UK builder Meercat Boats is hoping to sweep aside last year’s woes, as it celebrates the confirmation of several new construction orders, plus the successful launch of its latest workboat – billed by Meercat as its “most robust to date”.
In 2017, Meercat was rocked by financial problems and entered administration, before being acquired by a private owner in November and parting ways with former partner Burgess Marine. In March this year, the firm launched its new M18 multi-purpose workboat: a steel, 18.75m x 8.7m monohull designed for both port-based services (including dredging support) and offshore construction/maintenance support work.
The first unit has been delivered to multi-purpose workboat fleet owner BK Marine, which has christened her BK Marjorie. According to Meercat managing director, Jason Coltman: "The M18 is the the largest in our M range, but we can build bespoke vessels up to 24m, or tailor existing workboats to suit the exact requirements of clients in our purpose-built workshops."
The M18 features a moulded depth of 2.5m, a bollard pull capacity of 12tonnes and the capability to carry up to 85tonnes of cargo, including liquids. When fully loaded, the boat will draw 2.1m. The workboat is also equipped with an HS Marine AK67E4 crane, which grants the vessel a lifting capacity of 3.095tonnes at an outreach of 13.62m.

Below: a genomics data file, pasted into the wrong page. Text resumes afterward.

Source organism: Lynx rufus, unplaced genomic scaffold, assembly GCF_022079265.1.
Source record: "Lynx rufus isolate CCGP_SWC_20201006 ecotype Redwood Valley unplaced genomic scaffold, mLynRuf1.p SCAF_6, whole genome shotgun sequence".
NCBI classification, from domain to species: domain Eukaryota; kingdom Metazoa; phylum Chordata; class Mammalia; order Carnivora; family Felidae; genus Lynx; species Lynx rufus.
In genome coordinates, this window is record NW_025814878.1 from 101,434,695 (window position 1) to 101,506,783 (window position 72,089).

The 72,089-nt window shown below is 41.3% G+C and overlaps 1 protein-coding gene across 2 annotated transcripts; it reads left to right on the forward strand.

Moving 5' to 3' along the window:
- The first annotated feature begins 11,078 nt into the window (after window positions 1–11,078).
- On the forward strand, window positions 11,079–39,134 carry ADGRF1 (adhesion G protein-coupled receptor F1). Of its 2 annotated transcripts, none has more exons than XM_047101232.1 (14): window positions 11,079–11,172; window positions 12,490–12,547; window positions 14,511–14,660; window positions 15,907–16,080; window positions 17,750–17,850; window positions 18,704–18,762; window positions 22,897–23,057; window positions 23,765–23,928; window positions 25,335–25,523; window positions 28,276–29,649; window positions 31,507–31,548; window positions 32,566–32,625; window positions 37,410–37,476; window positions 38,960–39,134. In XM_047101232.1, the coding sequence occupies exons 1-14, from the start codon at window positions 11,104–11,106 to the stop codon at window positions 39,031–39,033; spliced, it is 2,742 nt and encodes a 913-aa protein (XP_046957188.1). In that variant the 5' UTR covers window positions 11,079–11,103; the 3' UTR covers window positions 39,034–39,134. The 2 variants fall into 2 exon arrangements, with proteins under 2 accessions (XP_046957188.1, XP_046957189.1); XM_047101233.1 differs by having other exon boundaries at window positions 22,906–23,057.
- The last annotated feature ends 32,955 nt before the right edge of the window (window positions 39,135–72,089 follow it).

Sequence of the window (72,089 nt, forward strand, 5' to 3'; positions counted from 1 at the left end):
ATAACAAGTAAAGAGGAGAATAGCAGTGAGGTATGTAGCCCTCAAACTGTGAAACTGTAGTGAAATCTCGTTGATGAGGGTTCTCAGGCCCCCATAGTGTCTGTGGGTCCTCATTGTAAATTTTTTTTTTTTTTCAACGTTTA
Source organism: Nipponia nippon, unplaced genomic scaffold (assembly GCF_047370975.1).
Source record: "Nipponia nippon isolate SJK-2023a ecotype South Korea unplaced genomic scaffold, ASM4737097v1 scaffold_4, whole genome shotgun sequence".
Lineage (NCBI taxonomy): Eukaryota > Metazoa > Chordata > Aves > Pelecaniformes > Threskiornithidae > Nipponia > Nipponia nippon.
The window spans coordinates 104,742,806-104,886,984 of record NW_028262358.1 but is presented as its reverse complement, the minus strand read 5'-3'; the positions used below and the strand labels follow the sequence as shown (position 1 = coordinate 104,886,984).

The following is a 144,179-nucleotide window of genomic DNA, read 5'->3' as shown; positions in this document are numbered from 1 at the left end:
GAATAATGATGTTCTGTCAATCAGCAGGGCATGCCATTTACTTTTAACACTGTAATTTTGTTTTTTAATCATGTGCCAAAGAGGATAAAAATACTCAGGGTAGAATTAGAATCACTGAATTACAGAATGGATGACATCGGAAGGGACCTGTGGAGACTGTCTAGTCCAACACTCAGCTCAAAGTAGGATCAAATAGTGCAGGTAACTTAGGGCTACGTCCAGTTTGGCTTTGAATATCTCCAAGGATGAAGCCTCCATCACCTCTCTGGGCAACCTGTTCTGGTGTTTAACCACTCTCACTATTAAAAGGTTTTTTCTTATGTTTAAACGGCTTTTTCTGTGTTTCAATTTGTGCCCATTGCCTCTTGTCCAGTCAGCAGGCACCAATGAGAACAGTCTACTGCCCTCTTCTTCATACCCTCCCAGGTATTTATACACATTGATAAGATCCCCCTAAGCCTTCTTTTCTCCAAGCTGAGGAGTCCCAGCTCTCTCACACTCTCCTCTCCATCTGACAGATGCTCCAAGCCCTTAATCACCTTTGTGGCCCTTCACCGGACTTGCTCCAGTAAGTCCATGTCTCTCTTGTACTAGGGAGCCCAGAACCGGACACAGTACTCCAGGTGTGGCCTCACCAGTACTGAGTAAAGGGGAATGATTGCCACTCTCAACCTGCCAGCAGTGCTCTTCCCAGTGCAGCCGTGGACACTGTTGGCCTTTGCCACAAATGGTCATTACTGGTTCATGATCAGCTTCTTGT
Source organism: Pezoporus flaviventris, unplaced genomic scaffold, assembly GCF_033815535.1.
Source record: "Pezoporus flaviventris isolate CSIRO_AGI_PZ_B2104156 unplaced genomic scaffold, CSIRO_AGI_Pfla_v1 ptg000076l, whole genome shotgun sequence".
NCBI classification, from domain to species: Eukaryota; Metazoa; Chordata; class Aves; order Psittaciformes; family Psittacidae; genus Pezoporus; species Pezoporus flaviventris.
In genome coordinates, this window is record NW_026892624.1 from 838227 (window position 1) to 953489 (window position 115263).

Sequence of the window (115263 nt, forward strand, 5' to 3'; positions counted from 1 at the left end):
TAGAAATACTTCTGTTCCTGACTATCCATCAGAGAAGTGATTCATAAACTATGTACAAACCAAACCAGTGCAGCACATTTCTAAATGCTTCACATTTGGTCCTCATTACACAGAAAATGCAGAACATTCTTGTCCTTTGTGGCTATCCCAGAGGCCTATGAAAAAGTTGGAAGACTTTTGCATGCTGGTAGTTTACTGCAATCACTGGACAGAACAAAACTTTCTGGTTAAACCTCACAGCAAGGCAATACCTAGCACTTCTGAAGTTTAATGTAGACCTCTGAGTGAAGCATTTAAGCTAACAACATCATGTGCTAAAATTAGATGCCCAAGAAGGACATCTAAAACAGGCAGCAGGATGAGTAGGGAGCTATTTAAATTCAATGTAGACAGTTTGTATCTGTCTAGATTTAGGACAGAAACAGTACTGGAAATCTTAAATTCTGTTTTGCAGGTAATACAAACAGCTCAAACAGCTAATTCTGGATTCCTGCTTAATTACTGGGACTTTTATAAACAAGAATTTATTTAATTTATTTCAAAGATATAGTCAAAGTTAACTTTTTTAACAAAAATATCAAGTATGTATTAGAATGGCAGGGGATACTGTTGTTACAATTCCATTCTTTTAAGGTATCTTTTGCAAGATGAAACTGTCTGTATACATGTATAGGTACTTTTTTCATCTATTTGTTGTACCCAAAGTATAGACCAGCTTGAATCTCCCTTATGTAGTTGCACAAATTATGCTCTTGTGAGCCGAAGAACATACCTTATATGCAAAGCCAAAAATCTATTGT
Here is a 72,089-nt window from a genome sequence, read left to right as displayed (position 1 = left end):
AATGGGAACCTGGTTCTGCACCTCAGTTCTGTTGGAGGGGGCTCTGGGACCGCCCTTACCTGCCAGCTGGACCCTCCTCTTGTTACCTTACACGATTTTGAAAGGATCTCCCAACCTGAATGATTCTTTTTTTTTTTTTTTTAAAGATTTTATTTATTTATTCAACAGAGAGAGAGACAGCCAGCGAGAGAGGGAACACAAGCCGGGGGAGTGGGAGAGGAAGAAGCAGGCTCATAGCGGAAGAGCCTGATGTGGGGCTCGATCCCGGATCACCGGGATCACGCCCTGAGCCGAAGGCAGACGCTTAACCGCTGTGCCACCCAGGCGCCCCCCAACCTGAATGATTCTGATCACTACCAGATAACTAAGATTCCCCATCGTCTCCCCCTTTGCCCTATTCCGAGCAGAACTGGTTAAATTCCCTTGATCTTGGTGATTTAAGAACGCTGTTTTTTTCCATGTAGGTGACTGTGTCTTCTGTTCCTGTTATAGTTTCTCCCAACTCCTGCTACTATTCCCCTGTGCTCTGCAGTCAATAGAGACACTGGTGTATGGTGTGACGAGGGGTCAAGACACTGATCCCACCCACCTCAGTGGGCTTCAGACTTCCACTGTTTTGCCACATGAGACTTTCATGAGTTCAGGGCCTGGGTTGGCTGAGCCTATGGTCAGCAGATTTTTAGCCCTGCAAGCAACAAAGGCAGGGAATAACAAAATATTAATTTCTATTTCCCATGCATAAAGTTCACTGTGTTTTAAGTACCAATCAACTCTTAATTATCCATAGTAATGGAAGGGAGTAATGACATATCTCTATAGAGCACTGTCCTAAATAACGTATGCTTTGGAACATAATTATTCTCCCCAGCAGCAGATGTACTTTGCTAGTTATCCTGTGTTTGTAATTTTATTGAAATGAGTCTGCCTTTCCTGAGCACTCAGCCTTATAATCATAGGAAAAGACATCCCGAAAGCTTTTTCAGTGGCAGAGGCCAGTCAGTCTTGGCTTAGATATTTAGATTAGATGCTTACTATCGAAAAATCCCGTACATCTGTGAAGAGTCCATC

Power is provided by two Doosan V158TIH engines, each rated 353kW at 1,800rpm, driving 1,200mm-diameter, nozzled propellers and resulting in a service speed of 9.5knots.
The vessel complies with UK Maritime & Coastguard Agency (MCA) Workboat Code Category 2 requirements, thereby permitting operations to a range of 60nm from the nearest safe haven. The M18 also offers a degree of design flexibility: for instance, the model “can offer a variety of deck and internal arrangement options”, Meercat adds.
The builder has also secured orders for: a 22m landing craft, for a Scottish fish farm; an 18m utility vessel, intended for delivery to the Shetland Islands; and – as the next to be launched, this coming May – a £500,000 (US$711,245) oil spill response vessel, for a European client.